The Air Transport Association the trade organization for the U.S. airlines industry is turning to Wilmer Cutler Pickering Hale and Dorr for its planned lawsuit against the U.S. Department of Transportation, says ATA spokesman David Castelveter.
On Tuesday, the ATA announced its intent to sue the Bush administration over the Transportation Department’s plan to auction off arrival and departure time-slots at Newark Liberty International Airport. The ATA has not yet filed the suit, but Castelveter says it will do so “soon.”
This won’t be the first time the ATA has relied on Wilmer. D.C. partner Seth Waxman successfully represented the association in its appeal of New York State’s passenger bill of rights earlier this year.
The ATA is the principal lobbying organization for U.S. commercial airlines, and typically relies on relationships within the Transportation Department. Threatening to sue the department, it seems, puts the ATA in a tough spot.
But Castelveter says, at this point, there’s not much to lose: “The relationship with this administration is already strained. This administration has done very little to improve the air travel experience.”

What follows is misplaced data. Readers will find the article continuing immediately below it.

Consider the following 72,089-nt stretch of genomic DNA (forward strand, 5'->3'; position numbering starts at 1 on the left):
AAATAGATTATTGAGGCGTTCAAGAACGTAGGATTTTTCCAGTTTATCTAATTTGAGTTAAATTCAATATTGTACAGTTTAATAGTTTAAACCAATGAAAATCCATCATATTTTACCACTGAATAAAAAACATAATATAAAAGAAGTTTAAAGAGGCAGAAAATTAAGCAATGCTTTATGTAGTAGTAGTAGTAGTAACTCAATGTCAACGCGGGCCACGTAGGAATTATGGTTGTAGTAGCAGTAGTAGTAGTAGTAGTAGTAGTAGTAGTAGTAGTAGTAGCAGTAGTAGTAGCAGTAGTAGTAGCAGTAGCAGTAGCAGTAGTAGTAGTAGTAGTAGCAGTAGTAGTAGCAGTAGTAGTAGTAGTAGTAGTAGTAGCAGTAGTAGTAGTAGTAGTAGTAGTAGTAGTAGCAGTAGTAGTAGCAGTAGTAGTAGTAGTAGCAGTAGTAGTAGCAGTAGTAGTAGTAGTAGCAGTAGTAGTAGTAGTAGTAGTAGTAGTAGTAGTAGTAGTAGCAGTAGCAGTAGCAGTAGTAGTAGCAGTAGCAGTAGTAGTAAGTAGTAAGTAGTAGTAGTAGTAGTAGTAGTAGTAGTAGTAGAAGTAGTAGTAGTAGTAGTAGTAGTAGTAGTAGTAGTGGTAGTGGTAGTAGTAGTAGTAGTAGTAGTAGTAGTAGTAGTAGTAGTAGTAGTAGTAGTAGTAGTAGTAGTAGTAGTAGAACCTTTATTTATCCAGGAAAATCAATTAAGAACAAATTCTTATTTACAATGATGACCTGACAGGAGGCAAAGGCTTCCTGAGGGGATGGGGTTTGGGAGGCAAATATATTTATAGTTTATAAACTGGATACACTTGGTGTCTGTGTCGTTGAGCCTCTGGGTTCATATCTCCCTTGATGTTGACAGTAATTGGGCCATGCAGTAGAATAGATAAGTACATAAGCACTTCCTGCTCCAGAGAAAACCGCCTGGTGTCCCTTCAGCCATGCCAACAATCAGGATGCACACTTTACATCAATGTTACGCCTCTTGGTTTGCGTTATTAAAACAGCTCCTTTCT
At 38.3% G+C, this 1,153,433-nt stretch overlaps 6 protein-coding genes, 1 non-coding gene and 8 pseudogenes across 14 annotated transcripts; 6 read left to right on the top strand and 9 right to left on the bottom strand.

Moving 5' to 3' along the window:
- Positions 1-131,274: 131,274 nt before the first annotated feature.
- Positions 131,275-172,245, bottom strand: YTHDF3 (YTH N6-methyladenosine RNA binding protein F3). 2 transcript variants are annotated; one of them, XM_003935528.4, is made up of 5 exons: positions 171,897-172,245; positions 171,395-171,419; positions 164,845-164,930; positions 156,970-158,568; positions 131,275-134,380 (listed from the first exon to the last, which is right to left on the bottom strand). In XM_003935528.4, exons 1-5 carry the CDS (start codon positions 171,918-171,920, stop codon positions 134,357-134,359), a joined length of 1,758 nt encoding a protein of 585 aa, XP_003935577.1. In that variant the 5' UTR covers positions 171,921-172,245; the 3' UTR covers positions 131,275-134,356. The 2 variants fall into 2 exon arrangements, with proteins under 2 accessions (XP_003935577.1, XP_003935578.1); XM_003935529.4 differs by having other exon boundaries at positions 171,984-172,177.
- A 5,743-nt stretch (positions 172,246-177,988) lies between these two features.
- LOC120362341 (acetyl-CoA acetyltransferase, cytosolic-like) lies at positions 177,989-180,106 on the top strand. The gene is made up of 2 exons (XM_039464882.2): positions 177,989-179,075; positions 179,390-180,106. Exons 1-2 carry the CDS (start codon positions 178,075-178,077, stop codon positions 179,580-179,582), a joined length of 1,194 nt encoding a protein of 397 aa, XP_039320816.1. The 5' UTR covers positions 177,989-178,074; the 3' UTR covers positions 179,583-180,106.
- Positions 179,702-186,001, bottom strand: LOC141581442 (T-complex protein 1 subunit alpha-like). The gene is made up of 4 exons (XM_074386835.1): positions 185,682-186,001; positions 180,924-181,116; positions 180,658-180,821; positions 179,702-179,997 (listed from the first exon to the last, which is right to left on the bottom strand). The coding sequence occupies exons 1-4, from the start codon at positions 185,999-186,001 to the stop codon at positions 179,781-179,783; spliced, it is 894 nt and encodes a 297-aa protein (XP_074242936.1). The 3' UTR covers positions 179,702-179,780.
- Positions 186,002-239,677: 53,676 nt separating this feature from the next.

The Transportation Department announced its plans for the Newark airport, which sits just outside of New York, on Tuesday. According to a statement from the agency, airlines will be asked to bid on a five-year lease to operate a roundtrip flight to and from Newark during prime time-slots. The auction is scheduled for Sept. 3. Commercial airlines have historically leased and traded such slots as their own property.
The plan stems from an ongoing debate about how to ease traffic congestion at the three famously busy airports that service New York City: Newark, John F. Kennedy International Airport, and LaGuardia Airport. The Transportation Department’s statement says funds from the auction “will be used to reduce delays and enhance capacity at New York-area airports.”
But Castelveter says if the intent is to reduce air traffic, it doesn’t make sense to offer up additional flight times, which will only add to the congestion. Not to mention, as reported in this New York Times article, the airlines say they simply can’t afford to bid for time slots. Castelveter says the Bush administration has acknowledged in the past that it doesn’t have the authority to hold such an auction.